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<eyebeam><blast> CLOSING SUMMARY 11

<eyebeam><blast> artistic practice in the network 


Many projects have been presented in the forum, or have intertwined with
it in surprising ways. Eve Laramee's "Fissiaultian Paradigm" and "Only
Questions" projects are exemplary (see also her "Barthes Remix" of 17
April), as are Angus Trumble's vignettes of the character "Vitruvius"
and Greg Ulmer's EmerAgency (see http://www.ucet.ufl.edu/~gulmer/). 
Some have concerned inventive modes of speech, such as Clifford Duffy's
stirring poetic ruminations and the cyborgian mode of jodi.org, where
one can begin with a basic consideration such as: "what speaks?" (see
http://404.jodi.org). In this last summary I will index a few projects
that were not mentioned in the previous summaries. 

Engaging issues of telepresence, authenticity, and telescopic vision in
the network, Ken Goldberg referenced several of his telerobotic projects
at http://www.ieor.berkeley.edu/~goldberg/art/, in particular the
Telegarden and the ShadowServer, a kind of camera obscura. Very
interesting distinctions were hinted at between the telescopic vision
that Ken's work requires and the immersive constructions of VR.  Each
collapses the distance in a very different way; each positions a
different relation to space, distance, and the body; each involves a
different kind of movement. "These networked projects are telerobotic in
the sense that they claim to be based in a distant physical ('real')
environment, but none of them are immersive in the sense of VR."
Speaking of the plants in the Telegarden, Ken found that users become
highly attached to them after spending the time to plant and water them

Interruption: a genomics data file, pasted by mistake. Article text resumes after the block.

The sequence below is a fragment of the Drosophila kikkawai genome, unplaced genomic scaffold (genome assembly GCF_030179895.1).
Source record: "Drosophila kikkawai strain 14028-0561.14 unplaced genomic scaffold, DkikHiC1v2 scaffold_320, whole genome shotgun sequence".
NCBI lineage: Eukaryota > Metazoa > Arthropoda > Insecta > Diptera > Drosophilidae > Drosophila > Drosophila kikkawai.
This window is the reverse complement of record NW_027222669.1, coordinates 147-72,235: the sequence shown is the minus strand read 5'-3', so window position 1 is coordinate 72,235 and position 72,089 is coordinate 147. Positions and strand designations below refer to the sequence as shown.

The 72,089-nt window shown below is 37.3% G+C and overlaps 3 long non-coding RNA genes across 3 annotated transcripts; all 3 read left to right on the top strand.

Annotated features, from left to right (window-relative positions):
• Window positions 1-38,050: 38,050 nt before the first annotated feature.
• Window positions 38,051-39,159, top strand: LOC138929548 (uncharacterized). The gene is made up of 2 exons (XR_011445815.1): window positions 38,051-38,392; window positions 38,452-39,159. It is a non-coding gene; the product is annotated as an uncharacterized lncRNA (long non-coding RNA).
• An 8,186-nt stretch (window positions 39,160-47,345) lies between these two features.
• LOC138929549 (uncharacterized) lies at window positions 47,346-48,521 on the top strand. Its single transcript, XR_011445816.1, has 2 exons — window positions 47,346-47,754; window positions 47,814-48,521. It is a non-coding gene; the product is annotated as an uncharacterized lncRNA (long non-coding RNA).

over the net.  Does it matter to them if the site is real or not? (For,
as Ken explains, such projects can often be faked.)  "Not in all cases,
but in most: yes."

Teo Spiller presented a call for participation for his project
Megatronix - an "interactive, social critical theater" conceived as an
arcade game, where players add their own action scenes -- and a text on
"the virtual identity," which is intended as an explanation for why he
has decided to use his URL domain as a pseudonym (instead of his
personal name). "I think, we are all wearing a kind of mask through our
lives, pretending to be something else than we really are (what am I
actually?). The web is an ideal tool to present ourselves as we would
wish other people to see us; it is the perfect 'mask.'" He asks whether
the artwork can exist without knowing anything about its author, and
pushes at the border between the personal and the institutional.

Tim Jordan presented two particular Internet based projects: the IOD Web
Stalker and the MIDS Internet Weather Report. What Tim appreciates is
that these works create mappings that have an aesthetic pleasure while
also exploring the power relations of virtual lives. What he likes most
is that the two moments of analysis and pleasure are simultaneous and
co-dependent. "The Web Stalker is a Web browser, but rather than
attempting to seamlessly integrate all the Web's resources into one
multi-media experience it deliberately dissects web sites." Tim
describes it as follows. "It begins as a blank page. You then draw up to
six boxes and assign one of six functions to them. These are crawler
(connects to web-sites), map (maps links between html documents in a
site as lines to circles, the more links a circle has the brighter it
is), dismantle (maps the links between different elements-text, sound,
picture, etc. of a specific html document, also in lines and circles),
stash (a way of saving URLs), HTML stream (shows all the html language
as the crawler window reads it), and extract (shows all the text from an
URL). You can have six different windows of different sizes (your
choice) all dissecting and mapping the particular web-site you have